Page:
Fathers’ Issues: Facts and Fiction

A father is generally the primary biological father of a child under the law. In some instances, the father and child may share equal physical custody or the right to share the responsibility for medical care and education for the child. In addition to the parental bonds of a father to his own children, the father can also have a legal, parental, and social relationship with his child that also carries certain legal obligations. If a father does not have the proper legal standing to protect his parental rights, a father should seek legal counsel immediately so that he has the necessary tools to obtain the fatherhood rights that are his due.

In cases where the mother is clearly not the biological father, a paternity test may be able to determine who the father is. A paternity test is a way for a father who believes he is not the biological father of the child to determine whether or not he is actually the father. Once the results come back, the father should make himself financially responsible for support of the child and arrange custody or joint legal custody as soon as possible.

Another type of fatherhood issue that concerns the father’s rights after he becomes a father is called paternity. Paternity refers to the responsibility that a father has to become a father and fulfill his responsibilities to his children. If the father was not biologically related to the child, he must carry a responsibility for paternity. If the father denies he is the father or explains away his paternity, he is not legally considered to be the father.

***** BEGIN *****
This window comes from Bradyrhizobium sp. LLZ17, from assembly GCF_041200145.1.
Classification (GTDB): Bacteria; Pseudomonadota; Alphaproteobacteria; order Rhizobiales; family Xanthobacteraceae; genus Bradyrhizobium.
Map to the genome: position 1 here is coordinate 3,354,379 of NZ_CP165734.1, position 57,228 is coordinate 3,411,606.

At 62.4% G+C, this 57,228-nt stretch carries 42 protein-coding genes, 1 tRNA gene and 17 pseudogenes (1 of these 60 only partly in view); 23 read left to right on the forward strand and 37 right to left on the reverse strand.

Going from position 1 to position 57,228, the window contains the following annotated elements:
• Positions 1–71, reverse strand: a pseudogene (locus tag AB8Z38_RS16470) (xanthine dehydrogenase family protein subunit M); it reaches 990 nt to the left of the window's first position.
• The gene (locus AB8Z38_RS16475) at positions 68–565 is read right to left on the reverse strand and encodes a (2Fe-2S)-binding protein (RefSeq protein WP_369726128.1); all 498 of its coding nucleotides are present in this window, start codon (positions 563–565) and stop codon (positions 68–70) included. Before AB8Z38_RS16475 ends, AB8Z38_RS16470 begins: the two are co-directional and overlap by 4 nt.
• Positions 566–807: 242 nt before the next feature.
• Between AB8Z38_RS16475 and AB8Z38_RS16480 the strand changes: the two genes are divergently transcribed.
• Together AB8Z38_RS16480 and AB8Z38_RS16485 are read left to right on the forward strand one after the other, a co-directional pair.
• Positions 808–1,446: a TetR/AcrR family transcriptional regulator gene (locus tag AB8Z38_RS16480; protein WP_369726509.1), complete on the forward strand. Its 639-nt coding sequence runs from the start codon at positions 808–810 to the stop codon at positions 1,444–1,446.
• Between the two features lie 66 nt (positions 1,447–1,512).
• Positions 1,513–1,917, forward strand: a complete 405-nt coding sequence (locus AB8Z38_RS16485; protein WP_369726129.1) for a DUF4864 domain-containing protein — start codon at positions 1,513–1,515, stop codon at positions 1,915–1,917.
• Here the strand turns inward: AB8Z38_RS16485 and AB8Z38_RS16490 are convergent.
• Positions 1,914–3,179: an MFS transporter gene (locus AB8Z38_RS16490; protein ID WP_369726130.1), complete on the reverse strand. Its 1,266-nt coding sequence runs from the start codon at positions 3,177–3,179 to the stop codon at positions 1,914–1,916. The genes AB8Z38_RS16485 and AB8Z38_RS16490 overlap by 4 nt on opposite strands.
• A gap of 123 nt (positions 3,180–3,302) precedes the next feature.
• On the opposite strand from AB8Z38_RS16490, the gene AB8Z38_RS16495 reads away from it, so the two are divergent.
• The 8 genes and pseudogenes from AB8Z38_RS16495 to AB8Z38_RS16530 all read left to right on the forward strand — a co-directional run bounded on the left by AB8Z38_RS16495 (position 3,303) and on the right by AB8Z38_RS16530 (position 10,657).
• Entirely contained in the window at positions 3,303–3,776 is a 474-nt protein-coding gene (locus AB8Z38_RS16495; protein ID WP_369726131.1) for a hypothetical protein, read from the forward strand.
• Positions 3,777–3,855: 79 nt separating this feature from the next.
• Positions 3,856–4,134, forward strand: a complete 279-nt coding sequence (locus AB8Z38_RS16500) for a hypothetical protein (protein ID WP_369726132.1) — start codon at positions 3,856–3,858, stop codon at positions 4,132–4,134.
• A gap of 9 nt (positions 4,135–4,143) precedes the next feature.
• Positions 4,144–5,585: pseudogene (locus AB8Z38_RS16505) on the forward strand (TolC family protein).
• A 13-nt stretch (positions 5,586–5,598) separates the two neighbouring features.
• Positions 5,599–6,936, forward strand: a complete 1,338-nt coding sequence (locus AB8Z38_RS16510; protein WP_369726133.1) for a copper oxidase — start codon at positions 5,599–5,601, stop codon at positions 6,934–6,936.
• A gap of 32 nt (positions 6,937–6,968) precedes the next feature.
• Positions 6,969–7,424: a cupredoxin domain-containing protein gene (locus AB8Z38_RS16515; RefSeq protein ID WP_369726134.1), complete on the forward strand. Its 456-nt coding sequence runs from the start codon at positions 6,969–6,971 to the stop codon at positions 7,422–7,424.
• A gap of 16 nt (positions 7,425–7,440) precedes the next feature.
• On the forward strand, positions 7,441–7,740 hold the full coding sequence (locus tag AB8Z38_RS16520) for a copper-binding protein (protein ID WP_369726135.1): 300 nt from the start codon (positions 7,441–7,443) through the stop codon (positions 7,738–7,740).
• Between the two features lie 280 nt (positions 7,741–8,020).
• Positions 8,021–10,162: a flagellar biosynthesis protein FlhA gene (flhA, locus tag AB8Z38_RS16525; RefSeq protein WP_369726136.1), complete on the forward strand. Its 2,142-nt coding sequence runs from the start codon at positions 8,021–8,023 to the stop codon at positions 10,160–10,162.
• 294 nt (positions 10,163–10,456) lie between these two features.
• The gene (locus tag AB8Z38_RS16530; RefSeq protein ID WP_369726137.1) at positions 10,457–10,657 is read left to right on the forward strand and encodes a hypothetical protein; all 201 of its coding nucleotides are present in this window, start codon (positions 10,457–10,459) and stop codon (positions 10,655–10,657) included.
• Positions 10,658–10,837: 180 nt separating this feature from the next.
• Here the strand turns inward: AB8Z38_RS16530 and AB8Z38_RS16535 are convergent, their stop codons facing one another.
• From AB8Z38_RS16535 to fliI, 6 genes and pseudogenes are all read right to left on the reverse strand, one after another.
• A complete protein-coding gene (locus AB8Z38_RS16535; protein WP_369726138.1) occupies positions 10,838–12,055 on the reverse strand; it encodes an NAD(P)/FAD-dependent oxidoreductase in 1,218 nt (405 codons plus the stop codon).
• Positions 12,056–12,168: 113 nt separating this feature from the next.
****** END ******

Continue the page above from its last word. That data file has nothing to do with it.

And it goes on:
Fathers who have been awarded visitation rights or legal paternity through a court order but who are not financially able to provide for the financial needs of the child may seek a citation. A citation can be filed against a father if he fails to meet his obligation to a child or if he does not attend a hearing to determine his obligation to the child. A father who is cited for paternity need not respond to the citation. If the father responds, he usually loses his right to an appeal at the juvenile level. In addition to losing the right to an appeal, if he contests the citation, he may be held in jail until the conclusion of the trial.

Fathers who are neither biological nor adopted can still be involved in the process of establishing paternity. If one of the parents has died, there may be a situation where the surviving father seeks custody of the child. The father must first establish paternity with a test. If the test indicates that he is the father, he is granted legal fatherhood. Some countries also recognize fatherhood by way of statute. In these jurisdictions, if a father has sufficient visitation rights with his children and if the father provides the custodial parent with the necessary financial support, he may be awarded custody.

A father can also be named as the father on his child’s birth certificate if he provides reasonable proof of being the father. Proving one’s paternity is usually done by testing to determine the father’s sperm, which is present in the semen of the male. There are also DNA tests that can determine the identity of the male. If the father has enough evidence to prove his paternity, he can use his birth certificate or a doctor’s records to apply for paternal rights. In some jurisdictions, if the father establishes that he is the biological father of the child, he may also be awarded visitation rights.